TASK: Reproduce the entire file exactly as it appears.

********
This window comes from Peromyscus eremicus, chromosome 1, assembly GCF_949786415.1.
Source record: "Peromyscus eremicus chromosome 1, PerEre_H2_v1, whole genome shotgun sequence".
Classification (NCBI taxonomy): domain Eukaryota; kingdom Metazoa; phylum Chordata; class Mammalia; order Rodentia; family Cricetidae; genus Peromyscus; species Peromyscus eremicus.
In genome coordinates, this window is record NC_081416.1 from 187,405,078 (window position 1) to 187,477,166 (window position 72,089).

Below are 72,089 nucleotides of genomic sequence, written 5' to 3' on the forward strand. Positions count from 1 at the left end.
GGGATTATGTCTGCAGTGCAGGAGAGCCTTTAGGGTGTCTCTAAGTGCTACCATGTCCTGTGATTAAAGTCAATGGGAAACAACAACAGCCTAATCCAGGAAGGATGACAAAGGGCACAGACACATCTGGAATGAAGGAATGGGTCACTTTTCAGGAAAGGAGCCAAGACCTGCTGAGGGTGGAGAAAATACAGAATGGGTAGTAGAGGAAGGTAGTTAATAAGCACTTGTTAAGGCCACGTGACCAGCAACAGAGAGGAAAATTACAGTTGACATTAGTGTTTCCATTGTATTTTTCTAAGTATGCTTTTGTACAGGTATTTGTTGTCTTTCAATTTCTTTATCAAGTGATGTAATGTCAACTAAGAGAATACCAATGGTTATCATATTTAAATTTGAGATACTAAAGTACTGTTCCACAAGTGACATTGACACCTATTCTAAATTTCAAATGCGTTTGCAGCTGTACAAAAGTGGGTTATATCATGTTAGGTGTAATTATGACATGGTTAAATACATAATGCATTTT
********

This window comes from Peromyscus eremicus, chromosome 1, assembly GCF_949786415.1.
Source record: "Peromyscus eremicus chromosome 1, PerEre_H2_v1, whole genome shotgun sequence".
Classification (NCBI taxonomy): domain Eukaryota; kingdom Metazoa; phylum Chordata; class Mammalia; order Rodentia; family Cricetidae; genus Peromyscus; species Peromyscus eremicus.
In genome coordinates, this window is record NC_081416.1 from 187,405,078 (window position 1) to 187,477,166 (window position 72,089).

Below are 72,089 nucleotides of genomic sequence, written 5' to 3' on the forward strand. Positions count from 1 at the left end.
GGGATTATGTCTGCAGTGCAGGAGAGCCTTTAGGGTGTCTCTAAGTGCTACCATGTCCTGTGATTAAAGTCAATGGGAAACAACAACAGCCTAATCCAGGAAGGATGACAAAGGGCACAGACACATCTGGAATGAAGGAATGGGTCACTTTTCAGGAAAGGAGCCAAGACCTGCTGAGGGTGGAGAAAATACAGAATGGGTAGTAGAGGAAGGTAGTTAATAAGCACTTGTTAAGGCCACGTGACCAGCAACAGAGAGGAAAATTACAGTTGACATTAGTGTTTCCATTGTATTTTTCTAAGTATGCTTTTGTACAGGTATTTGTTGTCTTTCAATTTCTTTATCAAGTGATGTAATGTCAACTAAGAGAATACCAATGGTTATCATATTTAAATTTGAGATACTAAAGTACTGTTCCACAAGTGACATTGACACCTATTCTAAATTTCAAATGCGTTTGCAGCTGTACAAAAGTGGGTTATATCATGTTAGGTGTAATTATGACATGGTTAAATACATAATGCATTTT